We set milestones, develop metrics and create plans to monitor our success. We know exactly what it takes to accomplish our goals and get where we need to go. We monitor the variables that affect our trajectory, the availability of resources and the pace at which we use them.

There is no question that we must set up systems and an infrastructure to know exactly where we are on our path. However, we are often a lot less clear on what we are supposed to do when we continue to veer off the path. Yet understanding how long to try, how many versions to work through and how much of our resources we should continue to commit before we call it quits is equally as valuable.

Here are three ways to tell whether to push through or cut your losses.

Escalation of commitment

The first step is understanding the concept of escalation of commitment.

This classic '80s business article walks through the idea that can otherwise be summarized as: drop the shovel. In other words, we can dig ourselves into a hole and then justify continuing to dig by referring to the time and energy we have consumed digging this far. Quitting now would be a waste of those resources.

Thus, a strong indicator that it may be time to stop a project is the rationalization that continuing is necessary because of what has already been committed; or conversely that not continuing would mean that all those resources were wasted. To avoid this problem, include firm limits on the projects and be clear that if those limits on time or resources are met, the project will be wound down.

The war is lost

Challenging problems, high-stakes developments or pet projects can all inspire passion and a deep-seated motivation to push through obstacles, regardless of the time, energy or resources being committed. While it is great to have project leaders who are willing to do whatever it takes, those same project managers often have a difficult time letting go.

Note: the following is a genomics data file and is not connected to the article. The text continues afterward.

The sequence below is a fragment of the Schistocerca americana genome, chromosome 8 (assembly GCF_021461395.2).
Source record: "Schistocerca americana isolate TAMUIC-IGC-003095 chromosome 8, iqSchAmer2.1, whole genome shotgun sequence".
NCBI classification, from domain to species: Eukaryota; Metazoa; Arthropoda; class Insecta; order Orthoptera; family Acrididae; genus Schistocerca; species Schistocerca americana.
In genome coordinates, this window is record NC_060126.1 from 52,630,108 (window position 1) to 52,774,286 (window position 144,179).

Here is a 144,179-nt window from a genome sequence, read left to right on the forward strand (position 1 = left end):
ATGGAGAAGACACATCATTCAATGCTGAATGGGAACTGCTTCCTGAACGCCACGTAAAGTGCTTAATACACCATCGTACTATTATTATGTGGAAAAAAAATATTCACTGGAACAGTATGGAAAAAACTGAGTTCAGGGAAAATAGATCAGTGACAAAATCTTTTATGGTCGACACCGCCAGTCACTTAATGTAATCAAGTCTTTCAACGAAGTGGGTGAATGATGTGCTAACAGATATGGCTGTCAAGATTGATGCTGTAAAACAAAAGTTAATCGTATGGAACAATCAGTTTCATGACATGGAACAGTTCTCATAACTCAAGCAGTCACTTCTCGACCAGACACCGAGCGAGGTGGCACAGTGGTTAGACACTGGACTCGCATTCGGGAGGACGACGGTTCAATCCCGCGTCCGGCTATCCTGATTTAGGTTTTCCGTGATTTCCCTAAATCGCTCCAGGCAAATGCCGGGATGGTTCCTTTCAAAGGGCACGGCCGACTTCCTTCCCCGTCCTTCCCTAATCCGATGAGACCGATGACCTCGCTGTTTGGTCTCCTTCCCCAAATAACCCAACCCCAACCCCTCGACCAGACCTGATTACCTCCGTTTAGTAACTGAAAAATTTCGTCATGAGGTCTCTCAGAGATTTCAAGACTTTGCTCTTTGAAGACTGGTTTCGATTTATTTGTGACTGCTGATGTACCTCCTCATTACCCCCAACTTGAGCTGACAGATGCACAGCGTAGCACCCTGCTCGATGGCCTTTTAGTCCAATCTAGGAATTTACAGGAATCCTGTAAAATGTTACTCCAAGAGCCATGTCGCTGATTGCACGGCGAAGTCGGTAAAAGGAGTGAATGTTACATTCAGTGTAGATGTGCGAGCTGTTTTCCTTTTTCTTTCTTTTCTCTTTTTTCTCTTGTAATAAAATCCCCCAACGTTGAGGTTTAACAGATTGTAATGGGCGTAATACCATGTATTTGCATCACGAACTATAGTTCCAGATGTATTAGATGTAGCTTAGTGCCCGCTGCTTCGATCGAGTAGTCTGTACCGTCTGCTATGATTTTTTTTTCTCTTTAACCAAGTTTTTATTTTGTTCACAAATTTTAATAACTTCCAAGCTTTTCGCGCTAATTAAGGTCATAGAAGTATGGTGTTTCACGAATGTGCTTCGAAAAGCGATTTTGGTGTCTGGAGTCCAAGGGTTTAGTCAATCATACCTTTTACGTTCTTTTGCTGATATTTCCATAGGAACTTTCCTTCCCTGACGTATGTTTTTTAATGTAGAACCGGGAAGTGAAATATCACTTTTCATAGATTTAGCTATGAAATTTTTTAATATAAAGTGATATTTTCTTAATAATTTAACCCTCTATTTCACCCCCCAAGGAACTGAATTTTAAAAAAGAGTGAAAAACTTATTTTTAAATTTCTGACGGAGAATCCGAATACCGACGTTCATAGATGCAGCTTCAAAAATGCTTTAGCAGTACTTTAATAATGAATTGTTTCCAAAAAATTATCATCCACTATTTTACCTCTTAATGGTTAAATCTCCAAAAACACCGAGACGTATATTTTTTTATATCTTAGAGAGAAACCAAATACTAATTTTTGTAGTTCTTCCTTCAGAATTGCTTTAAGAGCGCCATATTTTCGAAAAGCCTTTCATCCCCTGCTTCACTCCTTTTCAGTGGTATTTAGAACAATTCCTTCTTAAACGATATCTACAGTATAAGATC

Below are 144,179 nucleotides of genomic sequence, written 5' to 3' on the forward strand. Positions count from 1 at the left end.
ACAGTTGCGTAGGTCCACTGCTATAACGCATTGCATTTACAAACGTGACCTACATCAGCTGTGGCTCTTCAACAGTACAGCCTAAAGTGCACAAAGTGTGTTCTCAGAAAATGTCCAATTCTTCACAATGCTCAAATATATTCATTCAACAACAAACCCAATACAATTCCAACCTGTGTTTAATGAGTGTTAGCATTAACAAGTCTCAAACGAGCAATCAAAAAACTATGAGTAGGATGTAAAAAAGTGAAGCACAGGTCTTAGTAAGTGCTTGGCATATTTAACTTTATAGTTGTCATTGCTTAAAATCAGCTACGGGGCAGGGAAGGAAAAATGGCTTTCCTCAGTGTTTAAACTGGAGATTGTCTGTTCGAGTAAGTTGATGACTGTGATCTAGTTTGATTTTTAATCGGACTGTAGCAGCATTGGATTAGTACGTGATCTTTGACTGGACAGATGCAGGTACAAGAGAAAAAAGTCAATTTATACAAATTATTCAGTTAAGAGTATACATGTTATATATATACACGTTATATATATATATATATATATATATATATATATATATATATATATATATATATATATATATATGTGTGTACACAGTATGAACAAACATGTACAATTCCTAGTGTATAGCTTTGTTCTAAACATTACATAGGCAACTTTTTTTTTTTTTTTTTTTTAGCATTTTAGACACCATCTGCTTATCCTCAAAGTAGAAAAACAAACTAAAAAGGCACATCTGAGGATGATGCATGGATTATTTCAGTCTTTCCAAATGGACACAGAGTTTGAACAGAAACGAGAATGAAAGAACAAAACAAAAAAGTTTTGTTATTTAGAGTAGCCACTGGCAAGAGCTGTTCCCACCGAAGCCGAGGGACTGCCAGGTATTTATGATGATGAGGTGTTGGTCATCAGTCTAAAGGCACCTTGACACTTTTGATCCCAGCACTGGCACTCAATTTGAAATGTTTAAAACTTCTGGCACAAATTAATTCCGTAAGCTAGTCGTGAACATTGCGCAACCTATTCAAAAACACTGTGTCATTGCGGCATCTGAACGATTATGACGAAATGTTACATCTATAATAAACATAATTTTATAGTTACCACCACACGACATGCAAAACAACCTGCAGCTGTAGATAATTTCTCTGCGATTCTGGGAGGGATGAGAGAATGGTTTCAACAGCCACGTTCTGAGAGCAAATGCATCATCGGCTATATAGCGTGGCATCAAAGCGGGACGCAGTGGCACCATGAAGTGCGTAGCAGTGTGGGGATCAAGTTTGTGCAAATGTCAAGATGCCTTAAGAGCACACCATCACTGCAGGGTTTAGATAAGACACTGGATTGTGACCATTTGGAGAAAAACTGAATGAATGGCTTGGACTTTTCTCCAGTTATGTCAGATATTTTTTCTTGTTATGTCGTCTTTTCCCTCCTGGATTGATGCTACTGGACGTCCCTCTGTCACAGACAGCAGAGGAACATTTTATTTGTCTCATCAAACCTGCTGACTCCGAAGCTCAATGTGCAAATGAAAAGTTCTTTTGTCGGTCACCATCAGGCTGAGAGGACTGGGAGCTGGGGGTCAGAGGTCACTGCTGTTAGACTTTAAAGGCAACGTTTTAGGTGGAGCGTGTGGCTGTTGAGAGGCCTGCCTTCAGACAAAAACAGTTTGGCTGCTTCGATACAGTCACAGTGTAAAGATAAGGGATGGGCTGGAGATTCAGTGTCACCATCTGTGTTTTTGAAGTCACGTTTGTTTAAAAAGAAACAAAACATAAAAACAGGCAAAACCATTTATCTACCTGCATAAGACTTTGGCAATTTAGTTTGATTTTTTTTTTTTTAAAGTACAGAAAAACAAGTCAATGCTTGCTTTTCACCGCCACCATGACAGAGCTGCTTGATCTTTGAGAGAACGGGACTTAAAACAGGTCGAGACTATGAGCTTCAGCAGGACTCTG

Instead of recognizing that the war is lost, they continue to ask for support fighting small battles — missing the bigger picture because they are too focused on the current problem. If a project leader continues to return asking for one more chance while failing to acknowledge the overall failure of progress, it is time to pull the plug on the project.

To avoid this problem in the first place, separate the decision making. Allow the impassioned employee to run the project, but give the overall supervision and final decision making to an impartial project manager. Ensure the roles are clear and discuss the reasoning so all parties are clear up front on the why behind their roles.

Taking no action is an action

Even with firm limits and separate decision-makers, companies can still overcommit resources to a project.

The most common reason for this is avoidance. In other words, leaders slow-play or stall on deciding to pull the plug with the hope that something will change before their hand is forced. This inaction is an action and a sign that it is likely time to cut losses on the project.

To avoid this sticky situation, it is imperative to set and stick to clear evaluation and review points in the project.

The bottom line is: Regular progress assessments combined with established resource limits and objective decision-makers will ensure that viable projects are supported and money going to failing projects can be redirected before it is too late.